Susan Sarandon Speaks About the End of Her Unmarriage To Tim Robbins
%photo11% %photo1% When Susan Sarandon broke up with longtime partner Tim Robbins last year, fans of the couple collectively gasped. How could one of Hollywood's most enduring relationships fall apart?
After many months of singlehood, Sarandon is talking.
"People were coming up to me in the street and saying 'I cried and cried when I heard,'" the 63-year-old actress told UK paper The Telegraph. "Well, I was sadder! I didn't think it would ever happen, either."
Sarandon never married Robbins, the father of her sons Jack and Miles. The pair, who met on the set of the classic 1988 baseball rom-com "Bull Durham," announced their breakup last December.
"I thought that if you didn't get married you wouldn't take each other for granted as easily," she told the Telegraph. "I don't know if after twentysomething years that was still true."
After so many years together, she suggested they had reached their limit: "You bring people into your life at certain times. Maybe you have a relationship to have children and you realize that it's fulfilled after that point."
Sarandon, who also has a daughter (actress Eva Amurri, 25) from a prior relationship with director Franco Amurri, got married for the first and only time to actor Chris Sarandon when she was just 20 years old.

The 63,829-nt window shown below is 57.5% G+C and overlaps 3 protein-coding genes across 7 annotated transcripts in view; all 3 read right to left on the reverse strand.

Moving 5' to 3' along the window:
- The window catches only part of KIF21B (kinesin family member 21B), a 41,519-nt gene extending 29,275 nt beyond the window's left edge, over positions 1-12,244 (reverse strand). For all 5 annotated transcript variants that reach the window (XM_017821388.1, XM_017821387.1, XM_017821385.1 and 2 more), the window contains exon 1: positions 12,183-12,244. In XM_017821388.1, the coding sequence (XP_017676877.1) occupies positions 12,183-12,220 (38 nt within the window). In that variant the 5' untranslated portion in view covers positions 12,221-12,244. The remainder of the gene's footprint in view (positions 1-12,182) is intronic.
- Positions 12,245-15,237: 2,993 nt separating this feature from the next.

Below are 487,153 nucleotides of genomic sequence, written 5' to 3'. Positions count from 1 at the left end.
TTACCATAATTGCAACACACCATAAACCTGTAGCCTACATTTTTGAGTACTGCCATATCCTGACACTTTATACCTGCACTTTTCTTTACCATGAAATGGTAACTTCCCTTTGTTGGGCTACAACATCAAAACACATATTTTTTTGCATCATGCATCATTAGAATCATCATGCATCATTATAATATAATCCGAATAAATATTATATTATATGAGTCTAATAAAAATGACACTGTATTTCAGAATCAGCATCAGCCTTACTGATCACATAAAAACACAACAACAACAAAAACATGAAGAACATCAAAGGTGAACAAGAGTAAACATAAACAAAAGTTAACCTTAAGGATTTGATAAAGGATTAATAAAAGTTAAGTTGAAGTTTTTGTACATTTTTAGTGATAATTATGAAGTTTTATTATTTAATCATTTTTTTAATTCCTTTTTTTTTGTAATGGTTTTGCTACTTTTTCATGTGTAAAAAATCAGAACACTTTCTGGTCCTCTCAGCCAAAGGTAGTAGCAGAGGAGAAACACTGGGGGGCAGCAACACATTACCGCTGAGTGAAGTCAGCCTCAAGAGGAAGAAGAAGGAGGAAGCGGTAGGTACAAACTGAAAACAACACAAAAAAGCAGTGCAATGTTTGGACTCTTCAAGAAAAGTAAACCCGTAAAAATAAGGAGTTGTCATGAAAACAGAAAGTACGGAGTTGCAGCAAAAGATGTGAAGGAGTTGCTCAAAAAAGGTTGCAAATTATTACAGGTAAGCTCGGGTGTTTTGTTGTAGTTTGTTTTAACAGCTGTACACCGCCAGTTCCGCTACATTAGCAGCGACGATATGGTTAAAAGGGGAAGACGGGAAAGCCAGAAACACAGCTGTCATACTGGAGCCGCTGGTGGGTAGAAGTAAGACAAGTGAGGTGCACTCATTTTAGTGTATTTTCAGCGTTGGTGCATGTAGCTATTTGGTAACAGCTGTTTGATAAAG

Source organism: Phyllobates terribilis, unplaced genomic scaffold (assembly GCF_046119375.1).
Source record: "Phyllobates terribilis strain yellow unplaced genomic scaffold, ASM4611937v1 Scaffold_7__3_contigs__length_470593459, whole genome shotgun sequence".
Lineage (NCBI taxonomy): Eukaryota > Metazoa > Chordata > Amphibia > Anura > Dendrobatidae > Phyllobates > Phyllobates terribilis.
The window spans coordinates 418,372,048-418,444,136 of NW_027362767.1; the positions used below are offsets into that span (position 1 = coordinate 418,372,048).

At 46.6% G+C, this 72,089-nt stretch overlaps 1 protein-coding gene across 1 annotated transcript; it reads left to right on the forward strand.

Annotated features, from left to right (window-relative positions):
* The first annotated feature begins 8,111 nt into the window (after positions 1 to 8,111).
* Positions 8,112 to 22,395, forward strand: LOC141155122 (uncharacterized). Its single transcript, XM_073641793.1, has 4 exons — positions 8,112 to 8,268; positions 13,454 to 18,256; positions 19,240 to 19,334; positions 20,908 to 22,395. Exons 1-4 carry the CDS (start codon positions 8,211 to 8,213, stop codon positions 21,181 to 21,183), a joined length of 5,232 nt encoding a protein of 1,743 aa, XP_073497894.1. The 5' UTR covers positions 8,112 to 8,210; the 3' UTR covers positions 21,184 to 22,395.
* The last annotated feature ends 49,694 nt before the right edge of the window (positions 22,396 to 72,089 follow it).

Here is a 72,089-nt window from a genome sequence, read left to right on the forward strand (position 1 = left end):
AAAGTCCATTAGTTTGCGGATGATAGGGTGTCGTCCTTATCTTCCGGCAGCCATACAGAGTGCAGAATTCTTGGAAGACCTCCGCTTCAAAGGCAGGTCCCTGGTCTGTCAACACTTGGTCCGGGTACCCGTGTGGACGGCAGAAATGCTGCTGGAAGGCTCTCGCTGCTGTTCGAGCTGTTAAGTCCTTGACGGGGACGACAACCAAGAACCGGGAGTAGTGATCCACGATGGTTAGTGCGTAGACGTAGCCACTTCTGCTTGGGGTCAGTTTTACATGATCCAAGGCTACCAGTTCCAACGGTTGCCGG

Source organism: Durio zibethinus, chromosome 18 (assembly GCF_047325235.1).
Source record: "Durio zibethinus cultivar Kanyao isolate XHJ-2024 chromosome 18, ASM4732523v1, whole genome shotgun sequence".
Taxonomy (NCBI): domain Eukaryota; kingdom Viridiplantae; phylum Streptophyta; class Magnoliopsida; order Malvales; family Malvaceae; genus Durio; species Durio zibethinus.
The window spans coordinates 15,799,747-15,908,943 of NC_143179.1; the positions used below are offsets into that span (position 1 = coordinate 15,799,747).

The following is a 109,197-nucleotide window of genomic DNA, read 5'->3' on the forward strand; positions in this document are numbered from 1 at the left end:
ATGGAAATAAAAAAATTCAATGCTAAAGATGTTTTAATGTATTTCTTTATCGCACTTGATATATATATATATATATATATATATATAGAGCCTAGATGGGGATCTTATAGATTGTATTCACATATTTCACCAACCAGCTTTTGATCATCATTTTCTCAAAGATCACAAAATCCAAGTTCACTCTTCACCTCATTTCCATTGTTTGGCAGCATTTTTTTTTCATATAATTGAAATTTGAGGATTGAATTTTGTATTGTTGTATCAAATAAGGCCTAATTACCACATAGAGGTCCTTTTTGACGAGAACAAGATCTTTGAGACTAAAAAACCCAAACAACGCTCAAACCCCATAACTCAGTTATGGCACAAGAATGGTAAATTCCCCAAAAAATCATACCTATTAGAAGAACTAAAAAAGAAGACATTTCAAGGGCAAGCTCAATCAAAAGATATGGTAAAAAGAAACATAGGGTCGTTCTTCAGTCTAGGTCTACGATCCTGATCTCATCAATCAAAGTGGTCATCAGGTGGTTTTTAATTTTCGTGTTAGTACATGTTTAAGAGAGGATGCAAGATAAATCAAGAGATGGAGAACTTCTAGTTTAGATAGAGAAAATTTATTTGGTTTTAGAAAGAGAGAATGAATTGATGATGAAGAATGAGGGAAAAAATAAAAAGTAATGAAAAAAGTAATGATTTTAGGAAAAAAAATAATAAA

The Oscar-winning star and activist is now playing a victim of the financial crisis in "Wall Street: Money Never Sleeps." She's also having fun as the owner of Spin, a popular new ping-pong club in Manhattan.
Sarandon laughs off the persistent rumors that she's dating her 33-year-old business partner, Jonathan Bricklin. "You have to have a sense of humor," she said in the Telegraph. "There are lots of people in my life at the moment."
Bricklin, who went into business with Sarandon after meeting her at a party in 2007, has also denied they are dating. Earlier this month, he kiboshed the tabloid reports, telling New York magazine: "No. No, no. But we spend a lot of time together -- a lot of time. I don't read the papers that often, but I walk by and I kind of scoff at whoever's there. So when the equivalent happened to me, I was just horrified. And then I got over it a day later. Business was notably better from the first article on."
Watch an exclusive interview with the cast and director of "Wall Street: Money Never Sleeps":